One in four dog owners in North America takes their four-legged friends to bed. This is the result of a representative survey. Whether animal lovers are doing themselves a favour with this cannot be answered in general terms. There are some pros and few but crucial cons. And in the last instance, only their owners decide whether the dog is allowed to go to bed or the mattress remains taboo for the fur nose.
In search of a valid answer, the hygienic aspect is always in focus. The fact is: the four-legged friends romp around outside every day – they run over meadows, sneak through the bushes and roll in the mud. Furthermore, they often interact with other dogs and different people. Of course, there is an ongoing risk of towing disease-causing germs, ticks or fleas, which can also be harmful to human health.
Dog owners have the opportunity to “equip” their four-legged darling with the hygiene required for the bedroom. Dogs that are well cared for and treated against worms, fleas and ticks two to three times a year meet all hygienic requirements for a safe stay in bed. As for care, the dog owner should brush his furry buddy daily and rid him of coarse dirt.
From a hygienic point of view, it is safe to take the dog under the duvet as long as you take the described measures regularly and consistently. Good news for all those who love the warming fur of the four-legged friend on their own feet or feel joy to cuddle with the animal roommate even in the bedroom.
It has been scientifically proven that cuddling promotes the release of endorphins in dog owners, as well as in dogs. The “happiness hormones” have a positive effect on well-being.
Be aware from the beginning: dogs fall into deep sleep when they close their eyes. Immediately, more or less loud snoring sounds – regular and audible. Studies have shown that the dog’s uniform breathing can help a person with sleep problems overcome them. But there are also people who feel disturbed by the sounds of the four-legged friend. Furthermore, some four-legged friends sleep very restless. They often turn around in their dreams, fiddle wildly with their limbs and simply never seem to find the right sleeping position.
Don’t be surprised if you get a little kick every now and then. This is always to be expected with a dog when sleeping. The behavior can be easily compared to that of a toddler.
Caution should be exercised in the case of quadrupeds of unknown origin, who are adopted and may carry diseases such as babesiosis and Lyme disease have a relatively long incubation period.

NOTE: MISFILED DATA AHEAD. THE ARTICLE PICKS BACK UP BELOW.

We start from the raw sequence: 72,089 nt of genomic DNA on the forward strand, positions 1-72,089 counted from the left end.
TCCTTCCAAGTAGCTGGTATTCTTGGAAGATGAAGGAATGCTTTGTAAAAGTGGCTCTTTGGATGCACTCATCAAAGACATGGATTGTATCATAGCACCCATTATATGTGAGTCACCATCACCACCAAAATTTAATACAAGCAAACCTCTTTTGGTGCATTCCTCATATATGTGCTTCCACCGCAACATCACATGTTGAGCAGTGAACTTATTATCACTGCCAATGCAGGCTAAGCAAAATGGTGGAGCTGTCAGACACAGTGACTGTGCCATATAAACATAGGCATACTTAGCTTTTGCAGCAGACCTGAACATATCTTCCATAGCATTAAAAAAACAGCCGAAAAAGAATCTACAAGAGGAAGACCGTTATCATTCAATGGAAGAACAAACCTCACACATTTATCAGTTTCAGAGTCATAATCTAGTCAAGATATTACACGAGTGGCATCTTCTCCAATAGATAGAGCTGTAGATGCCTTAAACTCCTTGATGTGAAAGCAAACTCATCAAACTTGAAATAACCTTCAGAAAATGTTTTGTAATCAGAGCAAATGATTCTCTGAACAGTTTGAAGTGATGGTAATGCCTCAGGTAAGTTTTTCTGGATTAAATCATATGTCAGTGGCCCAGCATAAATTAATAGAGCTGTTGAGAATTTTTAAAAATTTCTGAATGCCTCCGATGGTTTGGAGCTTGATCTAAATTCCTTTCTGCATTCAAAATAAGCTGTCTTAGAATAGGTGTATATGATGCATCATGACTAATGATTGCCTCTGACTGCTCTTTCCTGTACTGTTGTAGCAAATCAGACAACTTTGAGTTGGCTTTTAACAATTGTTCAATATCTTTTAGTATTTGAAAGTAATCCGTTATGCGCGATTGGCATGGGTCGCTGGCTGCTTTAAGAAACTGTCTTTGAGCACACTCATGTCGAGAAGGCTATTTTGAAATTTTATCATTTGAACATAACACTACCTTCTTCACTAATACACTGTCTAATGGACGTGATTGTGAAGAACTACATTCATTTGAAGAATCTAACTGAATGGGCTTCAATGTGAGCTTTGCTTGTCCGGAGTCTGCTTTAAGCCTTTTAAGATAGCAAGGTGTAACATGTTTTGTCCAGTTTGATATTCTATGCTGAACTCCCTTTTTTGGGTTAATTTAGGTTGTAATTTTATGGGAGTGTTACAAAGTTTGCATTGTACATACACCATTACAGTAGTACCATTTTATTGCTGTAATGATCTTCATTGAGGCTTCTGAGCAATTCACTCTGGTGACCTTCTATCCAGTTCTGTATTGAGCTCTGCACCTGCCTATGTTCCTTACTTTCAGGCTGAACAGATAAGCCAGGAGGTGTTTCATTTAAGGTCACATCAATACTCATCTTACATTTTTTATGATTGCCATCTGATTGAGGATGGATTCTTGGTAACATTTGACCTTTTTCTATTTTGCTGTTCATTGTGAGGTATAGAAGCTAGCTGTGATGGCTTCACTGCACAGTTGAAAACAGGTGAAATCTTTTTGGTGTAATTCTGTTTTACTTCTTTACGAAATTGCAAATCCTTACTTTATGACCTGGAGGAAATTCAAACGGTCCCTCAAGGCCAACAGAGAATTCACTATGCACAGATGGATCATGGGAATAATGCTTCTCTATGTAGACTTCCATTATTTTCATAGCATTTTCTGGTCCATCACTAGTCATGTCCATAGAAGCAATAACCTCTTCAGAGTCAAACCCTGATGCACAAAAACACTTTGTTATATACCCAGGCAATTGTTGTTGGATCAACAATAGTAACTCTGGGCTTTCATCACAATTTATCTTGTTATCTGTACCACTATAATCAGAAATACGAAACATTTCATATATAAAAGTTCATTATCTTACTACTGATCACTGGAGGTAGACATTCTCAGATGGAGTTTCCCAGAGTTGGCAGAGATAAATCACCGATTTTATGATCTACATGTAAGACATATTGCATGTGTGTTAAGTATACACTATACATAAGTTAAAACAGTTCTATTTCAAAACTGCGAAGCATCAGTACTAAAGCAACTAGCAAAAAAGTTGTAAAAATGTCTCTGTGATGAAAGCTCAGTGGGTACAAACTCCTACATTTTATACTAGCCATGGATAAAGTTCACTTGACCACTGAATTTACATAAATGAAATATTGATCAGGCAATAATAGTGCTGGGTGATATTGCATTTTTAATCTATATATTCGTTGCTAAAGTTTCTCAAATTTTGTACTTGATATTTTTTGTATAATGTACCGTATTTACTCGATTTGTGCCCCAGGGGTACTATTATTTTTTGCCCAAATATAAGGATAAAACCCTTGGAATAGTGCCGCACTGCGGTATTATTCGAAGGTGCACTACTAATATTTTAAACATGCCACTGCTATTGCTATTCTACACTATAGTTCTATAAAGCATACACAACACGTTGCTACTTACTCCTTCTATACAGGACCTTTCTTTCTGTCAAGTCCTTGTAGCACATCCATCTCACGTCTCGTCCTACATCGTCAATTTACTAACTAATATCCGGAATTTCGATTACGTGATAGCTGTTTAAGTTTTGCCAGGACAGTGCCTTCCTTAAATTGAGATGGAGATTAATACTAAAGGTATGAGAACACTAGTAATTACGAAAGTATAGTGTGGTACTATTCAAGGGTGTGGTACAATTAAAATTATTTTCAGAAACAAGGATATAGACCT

A small side note: The widespread assumption that a dog allergy is due to the intolerance of the hair is a misconception. It is not the hair that causes symptoms such as coughing and sneezing, tearing eyes or headaches, but certain proteins. These are found in particular in saliva, skin scales and sebum, which the dog skin secretes. The proteins often attach themselves to the fur hairs – from here they spread on clothing, furniture and in the surrounding area. This explains why most people believe in a dog hair allergy.
In any case, dog allergy sufferers should refrain from letting the four-legged dog sleep on their own mattress or duvet.
The question of whether the dog can relax in bed also takes up a lot of space for couples. It is important that both people agree on this. If a partner feels uncomfortable with the four-legged friend in the bedroom, the fur nose must take preference with its basket.
Assuming that the couple agrees to accept this behavior from your dog, it may well be that the four-legged friend himself disturbs the peace because he wants to protect his mistress or master. Then jealous, aggressive reactions loom. Dogs are particularly prone to aggressive behavior when they are in the middle of the bed between two partners – an absolute no-go.
If your dog has permission to stay with you at night, you must stay with it – for a whole dog’s life.
For the four-legged friend, it would be catastrophic if, after days, weeks, months or even years, you suddenly said: “You haven’t lost anything in bed from now on.” The consequences could be devastating – from behavioural disorders to the complete breakdown of the human-animal relationship. In short, once yes means always yes.
Take the necessary hygienic precautions. In addition to the regular care of the dog as well as the health checks and measures, this also includes setting up the bed in such a way that it offers you and your pet good long-term conditions. Be sure to pick a high quality, durable mattress with a double jersey cover that can be removed and washed at up to 60 degrees Celsius.
Bed linen should be changed and washed more frequently.
If you decide against your dog in bed, you have decided for him, but also lovingly to teach him that he is not wanted on your mattress, your pillow and also your duvet.
Make the bed unattractive for your furry friend – at times, for example, with a cover tarpaulin that you use as a day blanket. The smooth structure and crackling noises displease dogs.
Gradually get your furry friend used to his basket, which, if it doesn’t bother you, can stand quietly next to your sleeping place. Whenever he wants to jump on your duvet, assign him to his actual place. Just stay consistent.
If you share your home (also) with a cat, you have to answer the same question as well. As with dogs, it is crucial for the cat to ensure the hygienic conditions. Everything else is up to your wishes and your taste. Whether dog or cat in bed – sharing your own mattress with your animal friend can be a cuddly pleasure.